Summer in Nepal
Aug. 4, 2009
This is their account:
Hey SWG fans!
Having always lived in an area where hot water was readily available, we didn't think we possessed the ability to become accustomed to cold showers to a point where we would willingly take one after being deprived of hot water for 2 and a half weeks. That is, we thought this unfathomable until we returned home from Nepal. Yup, it was precisely at this moment of realization that we instantly knew we could do anything in life. And yes, we are now cold shower masters.
We just returned from an amazing trip to Nepal, and wanted to share a bit of it with you! We needed to do an internship for our human biology degree, and decided that we wanted to go off the beaten path (literally) and give back a little in the process. After lots of searching, we decided on an organization called Volunteer Nepal. It has a very small, family oriented feel, and the proceeds are used to fund three orphanages. The director, Michael, has done an amazing job with the program, and the kids in the orphanages are truly lucky to be under his care.
We spent our first few days at the volunteer house in Kathmandu, doing a bit of touring and getting our feet on the ground. We also got to visit with the kids in the orphanages and help them get ready for school in the morning. Our hair-braiding abilities weren't quite up to par, but fortunately we were just giggled at and told to try again. The Nepalese lifestyle took a little getting used to, but the people are amazingly warm, friendly, and welcoming. The children especially were a joy to be around, and have a great sense of humor.
When we felt comfortable, Michael talked to us about the options we had for our volunteer placement. We ultimately decided on the HRDC (Hospital and Rehabilitation Center for Disabled Children), located a few hours east of Kathmandu. We moved in with a local doctor and spent two weeks there, working at the hospital during the day and doing some sightseeing in the evenings and on the weekends.
At the hospital we helped with casting and physical therapy, and shadowed doctors in the outpatient clinic. However, the best part for both of us was just spending time with the kids in the ward, all between the ages of 1 month and 16 years old. These kids have the most inspirational attitudes, and are always smiling. One little boy in particular captured both of our hearts. Jibam had to go into surgery once a week, but you'd never know it if it weren't for the green cap he wore every Tuesday. Come Wednesday, he was the same happy, bubbly kid as he always was, working on his ABCs and teaching us our Nepali numbers.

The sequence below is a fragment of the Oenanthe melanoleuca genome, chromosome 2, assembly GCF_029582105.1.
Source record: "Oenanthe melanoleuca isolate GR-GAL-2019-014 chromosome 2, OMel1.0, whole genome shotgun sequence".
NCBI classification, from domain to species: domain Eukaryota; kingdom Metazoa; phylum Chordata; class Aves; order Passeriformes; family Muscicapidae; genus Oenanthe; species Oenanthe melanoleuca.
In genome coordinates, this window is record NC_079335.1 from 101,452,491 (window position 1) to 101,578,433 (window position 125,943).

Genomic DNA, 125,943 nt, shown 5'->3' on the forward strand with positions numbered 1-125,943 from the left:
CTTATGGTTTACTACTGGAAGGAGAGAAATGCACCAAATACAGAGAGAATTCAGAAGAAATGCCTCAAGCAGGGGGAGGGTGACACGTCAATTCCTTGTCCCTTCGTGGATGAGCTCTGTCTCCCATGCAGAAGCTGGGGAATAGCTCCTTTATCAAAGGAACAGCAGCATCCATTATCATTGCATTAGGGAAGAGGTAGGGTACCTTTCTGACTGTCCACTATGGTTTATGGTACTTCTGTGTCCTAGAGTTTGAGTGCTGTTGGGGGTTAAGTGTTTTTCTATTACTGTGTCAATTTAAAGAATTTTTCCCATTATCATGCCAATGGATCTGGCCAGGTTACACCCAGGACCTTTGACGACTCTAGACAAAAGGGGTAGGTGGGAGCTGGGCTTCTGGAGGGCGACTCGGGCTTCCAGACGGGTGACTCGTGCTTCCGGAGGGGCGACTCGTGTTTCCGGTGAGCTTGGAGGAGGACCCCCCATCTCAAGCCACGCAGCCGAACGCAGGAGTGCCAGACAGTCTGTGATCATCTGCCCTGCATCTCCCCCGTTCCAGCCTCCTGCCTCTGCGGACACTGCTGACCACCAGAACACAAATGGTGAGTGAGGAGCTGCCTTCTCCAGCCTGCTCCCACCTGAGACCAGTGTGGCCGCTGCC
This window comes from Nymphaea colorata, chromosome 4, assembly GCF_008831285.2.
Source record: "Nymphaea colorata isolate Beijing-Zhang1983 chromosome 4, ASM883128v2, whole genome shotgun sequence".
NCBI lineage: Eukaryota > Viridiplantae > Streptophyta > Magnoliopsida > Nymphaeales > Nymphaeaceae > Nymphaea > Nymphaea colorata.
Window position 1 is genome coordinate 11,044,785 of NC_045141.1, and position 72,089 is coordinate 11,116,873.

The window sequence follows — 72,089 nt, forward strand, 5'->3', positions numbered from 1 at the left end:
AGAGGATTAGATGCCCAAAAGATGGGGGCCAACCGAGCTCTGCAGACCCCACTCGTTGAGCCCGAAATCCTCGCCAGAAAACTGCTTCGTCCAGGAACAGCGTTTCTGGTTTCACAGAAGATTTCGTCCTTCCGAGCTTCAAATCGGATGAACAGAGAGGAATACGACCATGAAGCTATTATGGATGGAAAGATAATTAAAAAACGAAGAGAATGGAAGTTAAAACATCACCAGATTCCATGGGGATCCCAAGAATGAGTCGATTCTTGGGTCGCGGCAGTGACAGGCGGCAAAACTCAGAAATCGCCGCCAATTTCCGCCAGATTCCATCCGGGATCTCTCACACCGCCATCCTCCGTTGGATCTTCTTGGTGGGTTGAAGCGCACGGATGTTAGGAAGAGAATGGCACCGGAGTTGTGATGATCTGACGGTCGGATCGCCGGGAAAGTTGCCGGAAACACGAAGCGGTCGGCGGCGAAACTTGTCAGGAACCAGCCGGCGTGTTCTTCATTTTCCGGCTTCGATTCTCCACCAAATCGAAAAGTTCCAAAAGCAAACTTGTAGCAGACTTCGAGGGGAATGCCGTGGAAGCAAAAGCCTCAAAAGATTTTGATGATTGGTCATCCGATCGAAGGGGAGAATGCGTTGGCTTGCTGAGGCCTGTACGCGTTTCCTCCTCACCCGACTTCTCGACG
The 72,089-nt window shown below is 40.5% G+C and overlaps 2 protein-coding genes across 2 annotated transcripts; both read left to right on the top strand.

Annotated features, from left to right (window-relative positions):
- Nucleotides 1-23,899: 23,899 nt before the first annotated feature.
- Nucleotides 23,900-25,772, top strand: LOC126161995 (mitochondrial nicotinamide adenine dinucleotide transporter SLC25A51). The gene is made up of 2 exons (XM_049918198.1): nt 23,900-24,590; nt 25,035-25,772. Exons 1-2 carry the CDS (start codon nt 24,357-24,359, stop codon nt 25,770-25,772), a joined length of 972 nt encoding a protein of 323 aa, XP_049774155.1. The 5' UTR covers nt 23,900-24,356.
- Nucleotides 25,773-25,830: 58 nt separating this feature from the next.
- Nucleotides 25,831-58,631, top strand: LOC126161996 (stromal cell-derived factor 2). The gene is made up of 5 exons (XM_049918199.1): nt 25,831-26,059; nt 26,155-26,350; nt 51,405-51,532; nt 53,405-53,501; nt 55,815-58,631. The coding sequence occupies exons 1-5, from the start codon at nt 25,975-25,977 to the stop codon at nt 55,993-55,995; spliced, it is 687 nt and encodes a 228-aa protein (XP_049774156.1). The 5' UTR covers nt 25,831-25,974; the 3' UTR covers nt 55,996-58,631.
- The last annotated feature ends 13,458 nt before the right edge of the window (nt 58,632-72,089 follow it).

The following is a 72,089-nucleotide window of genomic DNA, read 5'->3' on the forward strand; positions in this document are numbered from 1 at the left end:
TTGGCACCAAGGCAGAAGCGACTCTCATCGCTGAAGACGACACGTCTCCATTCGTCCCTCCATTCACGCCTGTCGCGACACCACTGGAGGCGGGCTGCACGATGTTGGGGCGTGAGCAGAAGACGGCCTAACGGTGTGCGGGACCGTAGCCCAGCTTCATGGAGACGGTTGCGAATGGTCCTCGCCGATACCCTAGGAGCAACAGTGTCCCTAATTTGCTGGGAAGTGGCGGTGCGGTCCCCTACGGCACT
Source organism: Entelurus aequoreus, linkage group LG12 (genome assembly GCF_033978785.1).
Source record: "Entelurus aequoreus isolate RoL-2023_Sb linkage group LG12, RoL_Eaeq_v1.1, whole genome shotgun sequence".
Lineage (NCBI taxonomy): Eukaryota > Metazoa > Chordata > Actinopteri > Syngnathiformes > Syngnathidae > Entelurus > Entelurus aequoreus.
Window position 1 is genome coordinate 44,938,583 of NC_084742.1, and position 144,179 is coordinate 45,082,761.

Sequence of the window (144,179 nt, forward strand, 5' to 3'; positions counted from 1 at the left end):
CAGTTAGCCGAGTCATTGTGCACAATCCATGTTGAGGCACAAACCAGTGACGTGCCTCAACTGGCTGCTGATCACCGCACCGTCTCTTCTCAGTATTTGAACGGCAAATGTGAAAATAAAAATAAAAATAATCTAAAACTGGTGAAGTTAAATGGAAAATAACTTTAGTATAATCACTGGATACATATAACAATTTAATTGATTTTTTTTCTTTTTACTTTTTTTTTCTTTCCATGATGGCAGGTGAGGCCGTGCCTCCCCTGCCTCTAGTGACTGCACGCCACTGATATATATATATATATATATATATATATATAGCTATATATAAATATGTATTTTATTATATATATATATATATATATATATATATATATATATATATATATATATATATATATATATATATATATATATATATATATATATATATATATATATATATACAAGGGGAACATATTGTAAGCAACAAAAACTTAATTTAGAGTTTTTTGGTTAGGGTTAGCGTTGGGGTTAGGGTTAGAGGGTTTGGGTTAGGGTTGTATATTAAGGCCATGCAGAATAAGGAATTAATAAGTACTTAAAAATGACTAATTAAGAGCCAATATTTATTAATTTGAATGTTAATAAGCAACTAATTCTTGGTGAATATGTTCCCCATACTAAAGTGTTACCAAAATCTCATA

One of the most culturally enriching trips we've ever had the opportunity to experience, our time in Nepal was absolutely incredible. In retrospect, we still feel as though we were just slightly older Dora the Explorers who embarked on a very surreal excursion to an under- appreciated destination. Replete with some of the most beautiful scenic views imaginable, Nepal was a new world to us. It was eye opening to see the toughest women in salwar kurtas (traditional female clothing) walking up steep mountainsides with heavy baskets on their heads filled with either food to feed their families or bricks with which to build their own houses. The Nepali people's ability to cope with everyday hardship was commendable; these were hardworking individuals who would do anything to support their families under some of the worst circumstances imaginable. Yet they always expressed enthusiasm for life and exhibited pride for their culture.
Making these observations was just one of the perks of living with the local doctor. We were also able to taste the true flavor of life in a Nepalese city. We ate everything from curd to water buffalo, rode on the roofs of buses, and hiked up to Hindu and Buddhist temples. It was really great to have had made friends with some of the locals as well as volunteers from around the world. We gained so much through our interactions with the Nepali people, and will continue to be amazed by the way they approach their lives. On our glorious 15 hour flight back to the States, we realized that we had learned a lot about both ourselves and each other, and are so glad that we were able to share this experience together.
Although it was sad to leave all of the kids, it felt great to get back to SWG. Our class (seniors already!?) was pretty excited to be reunited... we're not too good dealing with the whole distance thing. :)